"Once our Teacher, of blessed memory, spoke about the need to engage in much recitation of Tehillim, and requests, supplications, meditation etc.  And Rabbi Yudel z"l asked him how to take heart (meaning, how one merits that these utterances will be accompanied with an upliftment of the heart).  Our teacher, of blessed memory, answered: 'Tell me, which tzaddik gave you upliftment of the heart? The main thing is the utterance of the mouth.' In other words, to utter many requests and supplications verbally, and then upliftment of the heart will follow on its own." (Hayei Moharan 441).
Before trying to understand this idea, let us define the difficulty and problem to which it gives rise.
We are naturally inclined to view the connection between the soul and speech as one of cause and result, of potential and action, between the idea and its expression.  One thinks thoughts even without speech; the function of speech is to expose the thoughts.  In this sense, the uniqueness of man in comparison to animals is speech, which is an indication of thought – and thought is what truly makes man unique. 
But this same connection may be formulated in two ways: One sees speech as a window to thought.  Speech is no more than a removal of the curtain that stands before the invisible thoughts; it is no more than a string that man stretches between his external environment and his own heart and thoughts.  The encounter between people is conducted in their hearts and their thoughts, and the connection between one heart and another is achieved through speech, which bridges the abyss between man's inner world and the reality that exists beyond the space that surrounds him.
The second approach assumes that there is a space that exists between people, whose purpose goes beyond merely separating between one person and another. This space is an arena in its own right, in which a reality is constituted and realized.  This reality is an objective one, and as such it serves as a sort of "common denominator" for all people.  It is a joint platform, neutral ground, upon which every foot is able to trod.  Communication between people is made possible by this mutual ground, but the mutual ground facilitates communication not only by virtue of being a channel, but also by "hosting" anyone who seeks to come out of himself towards it. 
In this sense a person's speech is the "ambassador" that he sends to this ground, and by virtue of the objectivity of this platform, the "ambassador" itself assumes objective reality.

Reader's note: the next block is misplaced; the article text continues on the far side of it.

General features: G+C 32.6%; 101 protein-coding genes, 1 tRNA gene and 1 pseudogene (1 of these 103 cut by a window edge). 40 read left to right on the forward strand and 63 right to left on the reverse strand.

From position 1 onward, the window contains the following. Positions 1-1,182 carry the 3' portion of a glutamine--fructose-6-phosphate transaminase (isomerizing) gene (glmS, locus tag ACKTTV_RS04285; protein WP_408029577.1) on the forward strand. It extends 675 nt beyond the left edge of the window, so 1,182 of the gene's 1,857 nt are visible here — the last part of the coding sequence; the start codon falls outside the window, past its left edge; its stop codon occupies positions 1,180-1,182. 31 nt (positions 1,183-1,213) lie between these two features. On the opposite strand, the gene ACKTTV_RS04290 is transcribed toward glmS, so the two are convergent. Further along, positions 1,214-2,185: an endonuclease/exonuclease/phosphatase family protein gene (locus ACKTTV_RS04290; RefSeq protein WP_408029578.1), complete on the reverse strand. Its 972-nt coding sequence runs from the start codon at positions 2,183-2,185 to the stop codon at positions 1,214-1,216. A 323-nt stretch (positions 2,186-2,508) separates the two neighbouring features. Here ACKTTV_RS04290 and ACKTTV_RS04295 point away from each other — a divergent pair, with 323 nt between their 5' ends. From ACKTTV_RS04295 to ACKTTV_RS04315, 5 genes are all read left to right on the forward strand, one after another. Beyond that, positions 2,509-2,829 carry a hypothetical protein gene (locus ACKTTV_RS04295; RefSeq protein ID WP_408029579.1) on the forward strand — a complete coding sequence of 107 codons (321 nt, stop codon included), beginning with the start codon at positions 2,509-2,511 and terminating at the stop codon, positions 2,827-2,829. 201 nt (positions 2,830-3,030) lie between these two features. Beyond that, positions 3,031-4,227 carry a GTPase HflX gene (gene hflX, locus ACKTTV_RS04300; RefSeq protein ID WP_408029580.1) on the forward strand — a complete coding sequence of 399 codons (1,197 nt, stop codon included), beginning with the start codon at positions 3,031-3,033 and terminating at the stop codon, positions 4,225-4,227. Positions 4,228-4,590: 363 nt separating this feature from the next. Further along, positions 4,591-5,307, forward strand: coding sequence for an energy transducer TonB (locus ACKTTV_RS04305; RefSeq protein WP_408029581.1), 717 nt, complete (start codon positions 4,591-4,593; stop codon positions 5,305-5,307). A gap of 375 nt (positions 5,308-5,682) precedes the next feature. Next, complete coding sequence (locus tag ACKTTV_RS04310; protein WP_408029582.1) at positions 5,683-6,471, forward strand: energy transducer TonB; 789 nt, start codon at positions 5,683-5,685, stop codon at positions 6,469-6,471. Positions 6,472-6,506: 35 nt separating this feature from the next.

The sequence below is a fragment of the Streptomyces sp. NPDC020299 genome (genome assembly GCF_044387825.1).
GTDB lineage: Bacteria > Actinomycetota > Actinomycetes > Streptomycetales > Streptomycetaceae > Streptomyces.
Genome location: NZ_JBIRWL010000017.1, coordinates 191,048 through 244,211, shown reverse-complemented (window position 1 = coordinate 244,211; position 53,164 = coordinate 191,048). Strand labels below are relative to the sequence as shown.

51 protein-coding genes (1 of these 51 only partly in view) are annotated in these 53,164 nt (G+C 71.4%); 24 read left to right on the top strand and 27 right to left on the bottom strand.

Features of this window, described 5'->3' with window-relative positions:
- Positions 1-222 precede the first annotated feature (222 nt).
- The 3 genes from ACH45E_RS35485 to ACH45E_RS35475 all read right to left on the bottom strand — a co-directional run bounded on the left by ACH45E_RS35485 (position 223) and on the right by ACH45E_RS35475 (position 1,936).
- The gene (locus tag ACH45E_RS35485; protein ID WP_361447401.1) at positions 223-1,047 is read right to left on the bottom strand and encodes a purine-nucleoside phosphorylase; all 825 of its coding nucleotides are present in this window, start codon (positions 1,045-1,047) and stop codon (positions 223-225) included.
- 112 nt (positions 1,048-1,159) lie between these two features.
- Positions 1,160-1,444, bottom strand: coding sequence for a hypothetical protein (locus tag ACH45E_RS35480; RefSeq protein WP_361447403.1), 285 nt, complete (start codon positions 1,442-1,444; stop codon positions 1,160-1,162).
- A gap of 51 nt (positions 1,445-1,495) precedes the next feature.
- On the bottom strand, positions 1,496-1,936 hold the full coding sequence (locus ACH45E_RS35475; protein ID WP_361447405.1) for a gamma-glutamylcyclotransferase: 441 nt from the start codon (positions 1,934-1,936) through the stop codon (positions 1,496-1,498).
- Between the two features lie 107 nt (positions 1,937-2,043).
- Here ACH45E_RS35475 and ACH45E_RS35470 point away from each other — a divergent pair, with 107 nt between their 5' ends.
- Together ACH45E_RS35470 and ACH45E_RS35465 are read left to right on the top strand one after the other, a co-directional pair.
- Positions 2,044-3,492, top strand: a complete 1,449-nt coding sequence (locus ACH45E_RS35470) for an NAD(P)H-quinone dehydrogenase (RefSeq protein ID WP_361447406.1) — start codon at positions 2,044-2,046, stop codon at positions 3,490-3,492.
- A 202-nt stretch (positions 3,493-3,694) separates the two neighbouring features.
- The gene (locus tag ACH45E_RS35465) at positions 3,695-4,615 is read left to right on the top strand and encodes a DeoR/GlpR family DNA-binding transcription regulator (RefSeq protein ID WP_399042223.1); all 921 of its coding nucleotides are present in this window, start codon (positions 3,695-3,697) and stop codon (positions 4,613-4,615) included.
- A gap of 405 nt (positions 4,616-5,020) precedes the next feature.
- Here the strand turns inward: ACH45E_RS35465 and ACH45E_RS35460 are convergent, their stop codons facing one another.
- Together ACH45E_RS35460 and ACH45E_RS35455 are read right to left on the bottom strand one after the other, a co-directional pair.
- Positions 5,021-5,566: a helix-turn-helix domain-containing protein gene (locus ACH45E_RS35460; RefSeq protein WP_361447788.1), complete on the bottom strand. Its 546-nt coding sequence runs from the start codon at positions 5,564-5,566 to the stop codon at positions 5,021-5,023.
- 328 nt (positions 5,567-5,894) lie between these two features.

What is common to these two perceptions is the assumption that there exists some connection between thought and speech, with thought representing the content and idea while speech is the expression, the application or realization of the thought.
From this point of view, speech that is not the expression of a thought, an idea or some consciousness is like a check with no cover. "Speech is the revelation of knowledge," states R. Nachman above, and therefore speech that does not arise from knowledge is simply a garment with no body inside, or – we may say – a body with no soul.
A person who calls out wholeheartedly, "I believe with complete faith…" is, we assume, a believer whose faith has developed and matured within the recesses of his soul, and who now activates it, exposes it and shares with those around him the internal processes that he has experienced.  Therefore, if we discover that it is not a state of faith that stands behind these words but rather one of doubt, we will call this person a liar – or at least a hypocrite. 
But R. Nachman sees the situation differently.  He seems to draw the legitimacy for uttering "words with no cover" from two sources:
One we may call the psychological factor. Speech has the power to influence the heart.  A person beset with doubts may call out so often that he believes with complete faith, that all this shouting will actually arouse him and strengthen him in the faith that he is seeking:
"Also, (R. Nachman) said concerning strengthening oneself through meditation and prayer and supplication, that speech has a great power to arouse a person, even though it seems to him that he has no heart, even still when he utters many words of arousal and prayers and supplications etc., the very fact that he is speaking is something of a revelation of the arousal of his heart and soul towards the blessed God, reflecting what is written (Shir Ha-Shirim 5): "My soul went out when he (it) spoke" – that speech itself is a revelation of the soul and the heart, and sometimes by speaking much, although his heart is not in it at all, nevertheless by doing so he achieves a great arousal of his heart and soul and all his being, for speech itself has great power." (Likutei Moharan Tinyana 98)
"My soul went out when it spoke" is interpreted here by R. Nachman in a slightly different manner than before: that the soul is destined to come out through speech.  Speech itself has the power to arouse the heart.